Apart from the cost and paperwork, probably the most dreaded part of the passport application process is the photo. You don't often hear people say they are 100% happy with their passport photo. And let's face it, the whole deer in the headlights, no smile neutral expression doesn't do much for anyone.
As a traveler, your passport is the one document that you pull out time and time again, and although you might be a no-frills kind of wanderer, who doesn't like to look decent on their most important travel document?
So this week, I asked fellow travel writers “What advice would you give for taking a good passport photo?” Here is what they had to say!
“Invest some time on your appearance before you enter the photo booth. Comb your hair, check your teeth and shirt collar for evidence of your last meal and make sure you’re wearing a colour that contrasts the white background. Girls, hair down but off your face is preferable to a scraped back pony tail. The latter may leave you looking as though you’re bald. Gents, clean shaven is the way to go. Oh and FYI a heavy session the night before is probably not a good idea. If anyone needs convincing of this just check my passport photo, it was taken during my freshers’ week at university and I’m stuck with it until 2016. Passport photo FAIL.”
“The first attempt at having my passport photo taken was terrible! I looked like something out of The Rocky Horror Picture Show! This photo was going to be staring back at me for the next 10 years so I had a ‘do-over’ and round 2 was much more acceptable!
Here are a few things to keep in mind when taking your passport photo – Never have your photo taken straight after a long day at work! Bags under the eyes look good on no one! Also, it doesn't hurt to put on a little mascara and lip gloss. Keep a comb handy; No matter how nice your hair looks, it will get messed up by the time the photo is taken!
Wear something that suits your skin tone so you don't looked washed out. Beige is not your friend! And lastly, remember not to smile!”
It all depends on time, budget and how confident you feel about taking photos.
Things to remember when taking your own passport photo at home:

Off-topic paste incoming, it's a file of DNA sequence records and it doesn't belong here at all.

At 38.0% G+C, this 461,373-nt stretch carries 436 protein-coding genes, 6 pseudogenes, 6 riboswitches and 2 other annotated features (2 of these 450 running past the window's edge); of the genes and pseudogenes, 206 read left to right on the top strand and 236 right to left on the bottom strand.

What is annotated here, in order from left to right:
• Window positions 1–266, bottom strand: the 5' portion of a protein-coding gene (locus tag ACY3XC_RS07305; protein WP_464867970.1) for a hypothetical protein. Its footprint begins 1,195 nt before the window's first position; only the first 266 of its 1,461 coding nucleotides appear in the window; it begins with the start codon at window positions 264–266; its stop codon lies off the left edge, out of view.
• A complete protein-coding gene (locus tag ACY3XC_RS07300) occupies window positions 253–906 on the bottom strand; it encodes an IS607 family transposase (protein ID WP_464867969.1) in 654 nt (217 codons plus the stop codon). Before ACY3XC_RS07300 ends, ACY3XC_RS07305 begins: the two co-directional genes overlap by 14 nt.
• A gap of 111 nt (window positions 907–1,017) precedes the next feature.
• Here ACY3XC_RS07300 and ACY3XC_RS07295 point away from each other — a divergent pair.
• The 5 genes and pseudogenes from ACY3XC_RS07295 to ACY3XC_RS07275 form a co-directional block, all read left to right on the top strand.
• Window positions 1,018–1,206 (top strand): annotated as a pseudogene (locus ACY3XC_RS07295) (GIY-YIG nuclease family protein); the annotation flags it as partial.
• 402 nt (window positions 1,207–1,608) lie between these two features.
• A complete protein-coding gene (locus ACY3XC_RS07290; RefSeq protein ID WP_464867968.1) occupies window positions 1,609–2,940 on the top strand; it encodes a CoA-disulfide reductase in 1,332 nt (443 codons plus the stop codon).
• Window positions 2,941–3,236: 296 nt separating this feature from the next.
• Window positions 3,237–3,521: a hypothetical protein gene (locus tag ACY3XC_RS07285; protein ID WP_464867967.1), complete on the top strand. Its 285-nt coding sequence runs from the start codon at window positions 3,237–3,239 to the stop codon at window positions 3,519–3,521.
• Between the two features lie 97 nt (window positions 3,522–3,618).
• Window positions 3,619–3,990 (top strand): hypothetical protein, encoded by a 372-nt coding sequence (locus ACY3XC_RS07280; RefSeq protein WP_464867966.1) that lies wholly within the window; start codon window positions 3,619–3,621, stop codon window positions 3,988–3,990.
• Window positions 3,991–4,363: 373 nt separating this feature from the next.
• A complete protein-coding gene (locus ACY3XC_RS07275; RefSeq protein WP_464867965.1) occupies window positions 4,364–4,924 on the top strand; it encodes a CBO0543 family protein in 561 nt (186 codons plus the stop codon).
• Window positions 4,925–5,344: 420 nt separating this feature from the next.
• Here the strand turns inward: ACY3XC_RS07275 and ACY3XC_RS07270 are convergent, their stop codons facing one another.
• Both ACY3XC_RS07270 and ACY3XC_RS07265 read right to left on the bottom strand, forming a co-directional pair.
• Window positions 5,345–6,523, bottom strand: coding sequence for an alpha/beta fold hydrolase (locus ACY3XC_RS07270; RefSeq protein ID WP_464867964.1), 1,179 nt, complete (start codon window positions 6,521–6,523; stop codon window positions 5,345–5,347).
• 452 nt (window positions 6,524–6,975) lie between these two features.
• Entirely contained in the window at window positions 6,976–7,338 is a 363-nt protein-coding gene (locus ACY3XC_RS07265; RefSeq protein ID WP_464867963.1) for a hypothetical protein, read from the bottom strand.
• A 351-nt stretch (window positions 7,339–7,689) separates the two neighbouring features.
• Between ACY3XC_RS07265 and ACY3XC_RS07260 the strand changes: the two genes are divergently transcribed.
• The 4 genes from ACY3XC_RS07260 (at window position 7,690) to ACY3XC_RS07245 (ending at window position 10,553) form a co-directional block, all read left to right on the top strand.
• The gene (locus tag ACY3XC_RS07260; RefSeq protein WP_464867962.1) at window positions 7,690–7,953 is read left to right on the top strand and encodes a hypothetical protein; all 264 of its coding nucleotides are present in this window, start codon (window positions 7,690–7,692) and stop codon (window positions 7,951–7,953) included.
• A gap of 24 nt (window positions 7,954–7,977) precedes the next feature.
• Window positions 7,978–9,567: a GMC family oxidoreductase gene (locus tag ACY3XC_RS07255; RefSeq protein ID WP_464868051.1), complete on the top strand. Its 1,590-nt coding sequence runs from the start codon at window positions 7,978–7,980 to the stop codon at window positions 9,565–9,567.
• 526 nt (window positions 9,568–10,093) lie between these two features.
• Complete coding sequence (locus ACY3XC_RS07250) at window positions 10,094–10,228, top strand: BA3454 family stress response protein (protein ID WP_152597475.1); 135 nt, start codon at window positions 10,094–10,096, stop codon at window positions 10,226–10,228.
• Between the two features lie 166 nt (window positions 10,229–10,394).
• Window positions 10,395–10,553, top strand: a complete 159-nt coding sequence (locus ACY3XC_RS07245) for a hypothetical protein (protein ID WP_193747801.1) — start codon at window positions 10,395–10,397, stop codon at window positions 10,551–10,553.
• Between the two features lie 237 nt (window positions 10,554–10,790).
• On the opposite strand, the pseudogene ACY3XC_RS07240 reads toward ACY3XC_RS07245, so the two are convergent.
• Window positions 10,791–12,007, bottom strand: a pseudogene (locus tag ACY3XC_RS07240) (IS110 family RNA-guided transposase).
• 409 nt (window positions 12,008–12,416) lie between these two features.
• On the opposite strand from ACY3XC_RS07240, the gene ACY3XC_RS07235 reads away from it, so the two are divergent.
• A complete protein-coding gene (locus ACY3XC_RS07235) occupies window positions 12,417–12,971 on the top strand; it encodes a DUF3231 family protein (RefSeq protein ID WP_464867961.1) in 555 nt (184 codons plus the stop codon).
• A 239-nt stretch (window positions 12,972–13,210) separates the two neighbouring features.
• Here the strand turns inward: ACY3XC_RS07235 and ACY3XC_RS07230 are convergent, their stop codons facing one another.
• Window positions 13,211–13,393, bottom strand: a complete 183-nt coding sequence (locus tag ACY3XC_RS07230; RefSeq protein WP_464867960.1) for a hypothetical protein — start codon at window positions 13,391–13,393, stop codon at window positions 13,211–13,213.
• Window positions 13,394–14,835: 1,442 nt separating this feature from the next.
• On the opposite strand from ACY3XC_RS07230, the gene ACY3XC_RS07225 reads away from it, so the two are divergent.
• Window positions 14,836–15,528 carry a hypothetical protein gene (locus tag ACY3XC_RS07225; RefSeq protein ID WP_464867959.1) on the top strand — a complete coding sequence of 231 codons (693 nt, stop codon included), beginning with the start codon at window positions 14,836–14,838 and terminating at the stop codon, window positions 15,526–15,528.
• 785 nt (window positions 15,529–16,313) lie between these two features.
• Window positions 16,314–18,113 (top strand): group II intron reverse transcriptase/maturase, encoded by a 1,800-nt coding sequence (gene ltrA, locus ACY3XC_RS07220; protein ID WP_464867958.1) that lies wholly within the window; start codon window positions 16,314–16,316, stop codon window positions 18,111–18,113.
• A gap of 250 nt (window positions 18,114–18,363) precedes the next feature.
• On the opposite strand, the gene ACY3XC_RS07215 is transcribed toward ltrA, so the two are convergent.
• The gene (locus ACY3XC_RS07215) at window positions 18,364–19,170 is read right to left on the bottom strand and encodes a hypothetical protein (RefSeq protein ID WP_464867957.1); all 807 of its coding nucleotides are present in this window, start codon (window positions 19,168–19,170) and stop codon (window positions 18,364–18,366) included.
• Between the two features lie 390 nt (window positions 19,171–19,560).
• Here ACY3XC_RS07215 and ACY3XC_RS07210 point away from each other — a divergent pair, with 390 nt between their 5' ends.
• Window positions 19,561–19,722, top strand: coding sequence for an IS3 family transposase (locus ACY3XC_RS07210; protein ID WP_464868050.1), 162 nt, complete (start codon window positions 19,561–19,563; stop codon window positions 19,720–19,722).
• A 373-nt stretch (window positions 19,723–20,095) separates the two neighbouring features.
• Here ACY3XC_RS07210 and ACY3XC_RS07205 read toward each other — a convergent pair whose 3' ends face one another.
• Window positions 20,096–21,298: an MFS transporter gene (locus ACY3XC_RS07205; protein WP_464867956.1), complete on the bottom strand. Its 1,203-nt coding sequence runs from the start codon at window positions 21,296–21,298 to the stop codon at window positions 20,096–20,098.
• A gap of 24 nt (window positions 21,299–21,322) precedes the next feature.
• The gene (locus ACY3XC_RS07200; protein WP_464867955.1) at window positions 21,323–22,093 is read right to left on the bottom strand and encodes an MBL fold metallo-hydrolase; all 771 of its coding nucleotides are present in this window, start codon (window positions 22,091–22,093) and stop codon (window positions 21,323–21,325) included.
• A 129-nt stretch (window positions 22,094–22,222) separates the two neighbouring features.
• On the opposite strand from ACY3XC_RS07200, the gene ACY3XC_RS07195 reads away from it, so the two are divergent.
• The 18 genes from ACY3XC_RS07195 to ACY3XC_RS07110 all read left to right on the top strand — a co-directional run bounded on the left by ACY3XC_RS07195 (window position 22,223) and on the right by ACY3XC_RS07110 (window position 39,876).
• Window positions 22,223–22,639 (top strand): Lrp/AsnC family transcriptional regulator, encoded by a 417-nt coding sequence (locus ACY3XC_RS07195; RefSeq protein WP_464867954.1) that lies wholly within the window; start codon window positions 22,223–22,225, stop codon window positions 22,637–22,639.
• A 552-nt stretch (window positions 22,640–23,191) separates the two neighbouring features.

- Use a light-coloured wall;
- Turn off your flash, use natural light instead;
- Take at least 10 photos to be able to select 1 at the end;
- Don’t smile and avoid blinking;
- Use a tripod;
- Make sure you know how to use Photoshop to edit your photos (brightness, etc.);
- Double check the required size of your photo;
- Get your printer ready.
If you decide to leave it to the professionals:
- Check all the details in advance (background color, size, whether you are allowed to smile or not, etc);
- Look well presented but still natural (not too much make-up, girls);
- Wear appropriate clothes – solid, dark colours work best, avoid stripes or shiny finishes;
- Avoid dark under-eye circles, bags and a generally grumpy expression by getting some proper rest the night before;
- Pick the right time of day – if you tend to look shiny in the morning, get your photo taken in the afternoon;
- Practice your pose in the mirror to see what look is appropriate for you and ask your photographer for advice;
- Think positive and it will show through in your photo;
- Be ready, focused and listen to instructions carefully – don’t let yourself get distracted by others around you;
- Be part of the selections process – make sure you are happy with the final product!”
“It's all in the eyes. These days there are so many restrictions to how you have to look in a passport photo – you can't smile, you must look straight ahead, the face must take up whatever percentage of the photo they've decided on that year. But they can't tell you how your eyes should look. If you make them look friendly, open, happy to see and explore the world, then you're already sending the right message even before you get through those immigration gates.”
What has your passport photo taking experience been like? Do you have any advice to add? Let us know by sharing your experiences in the comments section below.
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